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TitrePolar coasts
AuteurForbes, D L; Hansom, J D
SourceTreatise on estuarine and coastal science; par Wolanski, E (éd.); McLusky, D S (éd.); vol. 3, 2011 p. 245-283
Année2011
Séries alt.Secteur des sciences de la Terre, Contribution externe 20100368
ÉditeurElsevier
Documentlivre
Lang.anglais
Mediapapier
ProvinceNunavut; Territoires du Nord-Ouest; Yukon
SNRC27; 28; 37; 38; 39; 47; 48; 49; 57; 58; 59; 67; 68; 69; 77; 78; 79; 87; 88; 89; 97; 98; 99; 107; 117; 120; 340; 560
Lat/Long OENS-180.0000 180.0000 90.0000 68.0000
Lat/Long OENS-180.0000 180.0000 -60.0000 -90.0000
Sujetsmilieu côtièr; études côtières; érosion côtière; changements du niveau de la mer; variations du niveau de la mer; érosion; littoraux; variations du littoral; pergélisol; glace fossile; glace marine; sedimentation; géologie des dépôts meubles/géomorphologie; géologie marine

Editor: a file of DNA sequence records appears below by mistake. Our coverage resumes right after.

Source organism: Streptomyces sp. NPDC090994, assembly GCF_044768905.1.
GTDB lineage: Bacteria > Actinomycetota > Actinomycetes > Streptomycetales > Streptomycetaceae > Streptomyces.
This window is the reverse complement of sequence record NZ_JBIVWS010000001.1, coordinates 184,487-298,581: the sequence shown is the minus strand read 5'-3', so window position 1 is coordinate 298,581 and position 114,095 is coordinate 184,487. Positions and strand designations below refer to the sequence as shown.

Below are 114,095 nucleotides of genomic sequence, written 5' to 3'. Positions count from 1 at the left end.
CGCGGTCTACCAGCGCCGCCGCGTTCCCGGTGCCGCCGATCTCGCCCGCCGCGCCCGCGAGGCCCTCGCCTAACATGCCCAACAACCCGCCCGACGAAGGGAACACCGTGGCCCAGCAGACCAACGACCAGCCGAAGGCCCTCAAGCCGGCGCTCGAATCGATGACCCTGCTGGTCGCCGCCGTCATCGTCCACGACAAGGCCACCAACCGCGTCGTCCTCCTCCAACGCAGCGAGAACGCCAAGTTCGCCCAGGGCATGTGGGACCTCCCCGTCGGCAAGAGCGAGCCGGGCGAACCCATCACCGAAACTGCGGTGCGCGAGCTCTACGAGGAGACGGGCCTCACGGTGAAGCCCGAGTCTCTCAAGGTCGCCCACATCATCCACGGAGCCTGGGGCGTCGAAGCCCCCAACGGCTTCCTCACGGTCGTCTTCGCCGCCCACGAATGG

Illustrationslocation maps; photographs; plots
ProgrammeGestionn aire de programme - sciences de changements climatiques, Géosciences de changements climatiques
Résumé(disponible en anglais seulement)
Polar and subpolar coasts are distinctive because of extreme seasonality and the presence of ice (predominantly tidewater glaciers, ice shelves, sea ice, and ground ice). Sea ice plays a protective role but may be either erosional or constructive when mobile. Wave activity, though effective mainly during the short summer, imposes a strong morphological signature on most sedimentary coasts. Unlithified coasts in permafrost are widespread on the Arctic Coastal Plain, where combined thermal and mechanical processes promote rapid erosion in ice-rich deposits. Antarctic and sub-Antarctic coasts are mainly dominated by rock or ice, as are parts of the Arctic coast.
GEOSCAN ID287417